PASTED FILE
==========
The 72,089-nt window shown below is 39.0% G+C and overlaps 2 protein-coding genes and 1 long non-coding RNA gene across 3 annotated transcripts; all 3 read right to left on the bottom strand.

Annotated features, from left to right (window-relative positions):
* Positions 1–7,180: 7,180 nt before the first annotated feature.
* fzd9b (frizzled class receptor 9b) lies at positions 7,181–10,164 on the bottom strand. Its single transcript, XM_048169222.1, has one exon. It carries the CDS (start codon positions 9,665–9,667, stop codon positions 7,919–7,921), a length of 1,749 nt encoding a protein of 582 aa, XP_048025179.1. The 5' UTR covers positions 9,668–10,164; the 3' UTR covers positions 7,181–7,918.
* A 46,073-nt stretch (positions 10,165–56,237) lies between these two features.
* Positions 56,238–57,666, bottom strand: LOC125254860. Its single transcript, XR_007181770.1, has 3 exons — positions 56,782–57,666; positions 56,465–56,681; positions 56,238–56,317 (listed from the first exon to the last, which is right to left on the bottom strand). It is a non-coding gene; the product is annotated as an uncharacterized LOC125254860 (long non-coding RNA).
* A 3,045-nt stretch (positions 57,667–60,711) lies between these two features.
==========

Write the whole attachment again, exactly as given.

The 72,089-nt window shown below is 39.0% G+C and overlaps 2 protein-coding genes and 1 long non-coding RNA gene across 3 annotated transcripts; all 3 read right to left on the bottom strand.

Annotated features, from left to right (window-relative positions):
* Positions 1–7,180: 7,180 nt before the first annotated feature.
* fzd9b (frizzled class receptor 9b) lies at positions 7,181–10,164 on the bottom strand. Its single transcript, XM_048169222.1, has one exon. It carries the CDS (start codon positions 9,665–9,667, stop codon positions 7,919–7,921), a length of 1,749 nt encoding a protein of 582 aa, XP_048025179.1. The 5' UTR covers positions 9,668–10,164; the 3' UTR covers positions 7,181–7,918.
* A 46,073-nt stretch (positions 10,165–56,237) lies between these two features.
* Positions 56,238–57,666, bottom strand: LOC125254860. Its single transcript, XR_007181770.1, has 3 exons — positions 56,782–57,666; positions 56,465–56,681; positions 56,238–56,317 (listed from the first exon to the last, which is right to left on the bottom strand). It is a non-coding gene; the product is annotated as an uncharacterized LOC125254860 (long non-coding RNA).
* A 3,045-nt stretch (positions 57,667–60,711) lies between these two features.